Approach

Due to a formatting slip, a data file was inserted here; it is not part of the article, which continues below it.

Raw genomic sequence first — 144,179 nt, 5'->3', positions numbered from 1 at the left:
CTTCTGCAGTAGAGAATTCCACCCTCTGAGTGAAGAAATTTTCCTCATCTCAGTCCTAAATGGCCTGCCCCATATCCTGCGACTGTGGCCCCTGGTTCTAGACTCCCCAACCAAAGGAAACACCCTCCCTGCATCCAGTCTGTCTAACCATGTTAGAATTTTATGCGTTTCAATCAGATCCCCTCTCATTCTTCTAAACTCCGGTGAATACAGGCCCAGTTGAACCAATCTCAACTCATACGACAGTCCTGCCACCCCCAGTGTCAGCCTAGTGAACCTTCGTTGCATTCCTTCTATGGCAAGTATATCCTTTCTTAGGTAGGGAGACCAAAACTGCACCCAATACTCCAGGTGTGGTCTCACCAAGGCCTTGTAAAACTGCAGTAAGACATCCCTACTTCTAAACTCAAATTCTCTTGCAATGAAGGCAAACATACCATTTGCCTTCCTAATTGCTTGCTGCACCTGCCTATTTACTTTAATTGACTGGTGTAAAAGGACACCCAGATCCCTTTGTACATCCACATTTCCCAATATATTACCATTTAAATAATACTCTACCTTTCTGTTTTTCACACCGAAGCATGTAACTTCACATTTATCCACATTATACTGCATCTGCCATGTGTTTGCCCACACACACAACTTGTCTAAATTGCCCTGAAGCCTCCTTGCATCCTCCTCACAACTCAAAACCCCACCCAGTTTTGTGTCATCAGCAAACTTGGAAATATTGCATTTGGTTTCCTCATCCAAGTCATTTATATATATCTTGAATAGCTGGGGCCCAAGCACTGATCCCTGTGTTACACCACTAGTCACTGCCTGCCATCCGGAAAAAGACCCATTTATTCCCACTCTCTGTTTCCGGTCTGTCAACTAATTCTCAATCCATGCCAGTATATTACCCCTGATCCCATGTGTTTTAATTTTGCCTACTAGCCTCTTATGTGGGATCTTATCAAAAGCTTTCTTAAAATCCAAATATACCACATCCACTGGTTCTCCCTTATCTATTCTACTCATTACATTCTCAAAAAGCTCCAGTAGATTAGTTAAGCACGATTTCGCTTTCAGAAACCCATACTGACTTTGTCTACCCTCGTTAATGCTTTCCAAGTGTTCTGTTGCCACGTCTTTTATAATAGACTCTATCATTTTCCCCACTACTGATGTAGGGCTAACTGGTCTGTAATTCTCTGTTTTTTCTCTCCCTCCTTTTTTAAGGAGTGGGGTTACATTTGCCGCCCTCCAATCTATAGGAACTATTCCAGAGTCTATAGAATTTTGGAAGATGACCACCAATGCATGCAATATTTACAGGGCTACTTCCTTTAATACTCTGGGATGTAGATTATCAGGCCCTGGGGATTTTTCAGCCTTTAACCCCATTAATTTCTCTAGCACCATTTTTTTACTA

Although children with DMD can also be hypotonic at birth, the classic presentation of DMD, the most common and rapidly progressive muscular dystrophy, is in a toddler with delayed motor milestones, calf hypertrophy, proximal hip girdle muscle weakness, and marked elevation of serum creatine kinase (CK). Elevations in serum muscle enzymes suggest the need for muscle biopsy to diagnose the condition. The pattern of muscle weakness and the mode of inheritance can point towards the diagnosis following clinical evaluation. Further diagnostic confirmation can be achieved through laboratory and genetic testing and muscle biopsies. As soon as DMD is diagnosed, patients should be referred to speciality clinics so that the family can receive counselling about current and future treatment options. Other later presenting forms of muscular dystrophy are likewise suspected on the basis of hypotonia and weakness, and are diagnosed by muscle biopsy and DNA analysis.

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